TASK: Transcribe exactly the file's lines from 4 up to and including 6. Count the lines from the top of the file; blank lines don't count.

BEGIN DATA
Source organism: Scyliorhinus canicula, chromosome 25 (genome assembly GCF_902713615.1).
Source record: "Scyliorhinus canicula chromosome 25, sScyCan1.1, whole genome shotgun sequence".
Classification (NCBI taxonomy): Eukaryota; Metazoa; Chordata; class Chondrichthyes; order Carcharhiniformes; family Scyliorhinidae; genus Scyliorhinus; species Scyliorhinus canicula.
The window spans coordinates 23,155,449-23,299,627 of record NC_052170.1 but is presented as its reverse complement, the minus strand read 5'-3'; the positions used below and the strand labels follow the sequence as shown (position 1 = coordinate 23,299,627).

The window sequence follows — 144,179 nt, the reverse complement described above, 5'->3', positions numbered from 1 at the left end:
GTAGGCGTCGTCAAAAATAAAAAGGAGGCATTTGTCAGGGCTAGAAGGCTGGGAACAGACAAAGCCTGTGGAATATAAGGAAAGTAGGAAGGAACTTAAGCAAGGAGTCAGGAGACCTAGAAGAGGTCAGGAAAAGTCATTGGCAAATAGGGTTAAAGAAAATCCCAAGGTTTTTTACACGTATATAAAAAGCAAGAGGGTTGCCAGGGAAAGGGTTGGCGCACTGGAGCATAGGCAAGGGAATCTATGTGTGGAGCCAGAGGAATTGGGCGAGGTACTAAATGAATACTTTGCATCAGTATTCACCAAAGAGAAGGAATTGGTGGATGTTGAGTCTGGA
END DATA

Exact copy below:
The window spans coordinates 23,155,449-23,299,627 of record NC_052170.1 but is presented as its reverse complement, the minus strand read 5'-3'; the positions used below and the strand labels follow the sequence as shown (position 1 = coordinate 23,299,627).

The window sequence follows — 144,179 nt, the reverse complement described above, 5'->3', positions numbered from 1 at the left end:
GTAGGCGTCGTCAAAAATAAAAAGGAGGCATTTGTCAGGGCTAGAAGGCTGGGAACAGACAAAGCCTGTGGAATATAAGGAAAGTAGGAAGGAACTTAAGCAAGGAGTCAGGAGACCTAGAAGAGGTCAGGAAAAGTCATTGGCAAATAGGGTTAAAGAAAATCCCAAGGTTTTTTACACGTATATAAAAAGCAAGAGGGTTGCCAGGGAAAGGGTTGGCGCACTGGAGCATAGGCAAGGGAATCTATGTGTGGAGCCAGAGGAATTGGGCGAGGTACTAAATGAATACTTTGCATCAGTATTCACCAAAGAGAAGGAATTGGTGGATGTTGAGTCTGGA